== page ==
Ready To Buy A Home

Who’s Who In The Transaction

Life Of A Purchase & Sales Transaction

Title Insurance

What is Escrow

Inspection Process

Who Pays What?

Financing

The Loan Process

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During the contingency period, the Buyer or Seller will order physical inspections as specified in the Purchase Agreement. Legislation mandates (under Civil Code 1102) that the Seller has the responsibility to reveal the true condition of the property on a Transfer Disclosure Statement. This may help determine what kind of property inspections are desired or necessary.

WHO PAYS? Your Purchase Sale Agreement will specify who is responsible for the costs of inspections and for making any needed corrections or repairs. It is negotiable between the parties and should be considered carefully. Your agent will advise you what is customary and prudent.

STRUCTURAL PEST CONTROL INSPECTION A licensed inspector will examine the property for any active infestation by wood destroying organisms. Most pest control reports classify conditions as Section I or Section II. The inspection and the ensuing Section I repair work is usually paid for by the Seller. Section II preventative measures are generally negotiated, and not necessarily completed.

Section I Conditions are those currently causing damage to the property. These conditions generally need to be corrected before a Lender will make a loan on a home.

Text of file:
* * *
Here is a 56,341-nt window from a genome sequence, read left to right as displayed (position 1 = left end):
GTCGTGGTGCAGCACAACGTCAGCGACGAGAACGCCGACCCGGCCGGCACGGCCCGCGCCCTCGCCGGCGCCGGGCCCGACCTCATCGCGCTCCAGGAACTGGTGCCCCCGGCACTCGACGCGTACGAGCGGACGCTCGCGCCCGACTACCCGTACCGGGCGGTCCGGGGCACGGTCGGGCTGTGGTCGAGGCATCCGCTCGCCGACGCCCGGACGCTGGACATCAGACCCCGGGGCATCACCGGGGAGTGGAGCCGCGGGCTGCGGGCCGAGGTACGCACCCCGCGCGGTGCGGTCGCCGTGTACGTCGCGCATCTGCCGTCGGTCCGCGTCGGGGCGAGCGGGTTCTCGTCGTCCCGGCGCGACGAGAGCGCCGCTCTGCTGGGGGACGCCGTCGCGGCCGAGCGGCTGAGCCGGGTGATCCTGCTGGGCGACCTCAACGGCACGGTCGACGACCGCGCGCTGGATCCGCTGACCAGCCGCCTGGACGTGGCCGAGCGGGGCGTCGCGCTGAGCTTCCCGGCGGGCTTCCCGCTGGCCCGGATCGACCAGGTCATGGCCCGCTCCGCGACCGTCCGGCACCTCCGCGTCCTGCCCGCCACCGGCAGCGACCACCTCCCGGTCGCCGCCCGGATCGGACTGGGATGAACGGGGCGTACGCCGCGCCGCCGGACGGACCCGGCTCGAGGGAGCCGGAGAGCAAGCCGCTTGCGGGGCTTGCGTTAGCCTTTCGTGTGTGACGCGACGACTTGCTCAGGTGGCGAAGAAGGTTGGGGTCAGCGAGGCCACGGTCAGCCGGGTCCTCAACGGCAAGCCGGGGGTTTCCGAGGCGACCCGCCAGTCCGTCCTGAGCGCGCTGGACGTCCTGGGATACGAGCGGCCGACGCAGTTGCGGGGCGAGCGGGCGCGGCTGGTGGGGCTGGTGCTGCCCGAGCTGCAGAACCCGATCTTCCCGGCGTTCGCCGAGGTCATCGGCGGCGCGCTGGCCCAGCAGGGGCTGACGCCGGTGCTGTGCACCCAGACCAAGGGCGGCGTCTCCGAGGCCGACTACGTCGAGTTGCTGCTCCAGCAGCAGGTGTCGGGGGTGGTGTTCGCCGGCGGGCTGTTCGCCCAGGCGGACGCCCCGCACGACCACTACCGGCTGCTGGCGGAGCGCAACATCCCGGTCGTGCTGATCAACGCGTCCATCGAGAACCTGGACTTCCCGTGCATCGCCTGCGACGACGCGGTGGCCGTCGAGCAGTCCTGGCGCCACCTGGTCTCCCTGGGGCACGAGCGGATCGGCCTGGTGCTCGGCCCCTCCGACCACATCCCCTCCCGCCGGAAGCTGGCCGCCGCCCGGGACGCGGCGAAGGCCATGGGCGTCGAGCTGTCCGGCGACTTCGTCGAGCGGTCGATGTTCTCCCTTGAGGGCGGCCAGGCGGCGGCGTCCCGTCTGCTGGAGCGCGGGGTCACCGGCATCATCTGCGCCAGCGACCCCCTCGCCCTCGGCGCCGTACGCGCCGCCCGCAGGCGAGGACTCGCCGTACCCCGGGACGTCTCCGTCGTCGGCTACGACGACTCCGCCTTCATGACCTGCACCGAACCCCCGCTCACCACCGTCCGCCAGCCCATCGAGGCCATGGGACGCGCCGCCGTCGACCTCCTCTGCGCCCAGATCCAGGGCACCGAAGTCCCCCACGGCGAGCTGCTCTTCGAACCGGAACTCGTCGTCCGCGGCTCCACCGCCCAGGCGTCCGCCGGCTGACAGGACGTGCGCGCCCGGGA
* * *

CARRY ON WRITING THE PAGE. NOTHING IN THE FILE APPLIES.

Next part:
Section II Conditions are those not currently causing damage but which are likely to, if left unattended.

HOME INSPECTION This inspection may encompass roof, plumbing, electrical, heating, appliances, water heater, furnace, exterior siding, and other visible features of the property. A detailed report will be written with recommendations and pictures which may include the suggestion to consult a specialist (such as a structural engineer or roofing contractor). The inspection fee is usually paid by the Buyer.

GEOLOGICAL INSPECTION If requested, a soils engineer will inspect the soil conditions and the stability of the ground beneath the structure, as well as research past geological activity in the area. You may also elect to go to the city and research the property’s proximity to known earthquake fault lines. Typically, the Buyer pays for this inspection.

HOME PROTECTION PLANS Home protection plans protect the Buyer’s major investment beginning immediately upon close of escrow. The plans cover major mechanical systems in the home as well as certain major appliances. Realtors® are familiar with some of the various plans available and will be happy to gather a selection of programs for you to study.